Machu Picchu

Friday, May 07, 2010

There are four main ways to get to Machu Picchu from the Inca capital of Cuzco. The first is the world-famous Inca Trail which winds its way past several other Inca ruins over the course of five days, arriving into Machu Picchu through the sun gate at dawn on the fifth day. It is expensive, booked months in advance, and probably worth the hassle and expense but I wouldn’t know. The Inca trail and Machu Picchu had been closed for several months due to flooding which had cost a lot of pre-booked people to lose their money and it was all speculation as to the date things would be reopened. The rest are ‘alternative’ treks that don’t have the severe limiting of the Inca trail. We considered the Salkantay trek which takes you five days through the mountains to Aguas Calientes but we had just done a four-day trek in the mountains of Huaraz. That left the Jungle Trek as an option, which starts with a downhill bike ride and spends three days walking to Aguas. But the more we researched (and here I have to give Virgilio credit because he did almost all the legwork) the more we discovered that we could do the same route as the Jungle Trek on our own for $50 less and in one day instead of three. With some reluctance we embarked on that path at 7 AM.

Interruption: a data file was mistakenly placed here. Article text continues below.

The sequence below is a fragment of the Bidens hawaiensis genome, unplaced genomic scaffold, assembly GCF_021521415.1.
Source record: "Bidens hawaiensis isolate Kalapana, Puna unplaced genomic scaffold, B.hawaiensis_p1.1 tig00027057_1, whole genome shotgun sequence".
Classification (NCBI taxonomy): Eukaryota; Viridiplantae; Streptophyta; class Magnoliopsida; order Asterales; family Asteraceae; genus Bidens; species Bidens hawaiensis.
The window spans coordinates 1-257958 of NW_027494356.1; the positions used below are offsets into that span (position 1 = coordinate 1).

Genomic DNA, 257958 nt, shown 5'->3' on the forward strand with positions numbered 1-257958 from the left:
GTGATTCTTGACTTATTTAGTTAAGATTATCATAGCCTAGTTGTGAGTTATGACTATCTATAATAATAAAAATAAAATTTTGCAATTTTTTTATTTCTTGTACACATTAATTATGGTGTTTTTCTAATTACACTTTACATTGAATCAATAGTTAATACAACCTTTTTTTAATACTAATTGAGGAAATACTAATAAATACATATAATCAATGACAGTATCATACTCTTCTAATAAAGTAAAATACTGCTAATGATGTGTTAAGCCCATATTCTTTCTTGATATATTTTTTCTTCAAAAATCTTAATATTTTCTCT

Our taxi driver didn’t know exactly where the bus station was to Santa Maria, our first stop in a day of travel to Aguas but we managed to get there in time to get our 7:30 bus (20 soles). And then sit on it and wait 40 minutes for it to leave. The bus was so slow and behind schedule that even the locals, who must surely be used to Peru-time and the lateness of everything, were starting to yell at the bus driver. A bus that should have taken 4-5 hours took 7, bringing us into Santa Maria at around 2:00. We passed what would have been our Jungle Trek group on the bus, biking along the roads and making their way down. From Santa Maria we rather quickly caught a collectivo where Ty and I had to take turns putting a shoulder out to fit in the back for 10 soles and about 2 hours to Santa Theresa. We passed the Jungle Trekker on their second day walking along the road since the trail had been washed out and looking miserable. The road was dusty and full of sharp rocks not to mention waterfalls to ford and I began to worry about the tires. Sure enough, we picked up a flat which, to look at the bright side, gave us a chance to stretch shoulders and legs. It also allowed us to discover that our current tire only had three bolts and watch in horror as our driver snapped off a second bolt leaving only two on the same side remaining.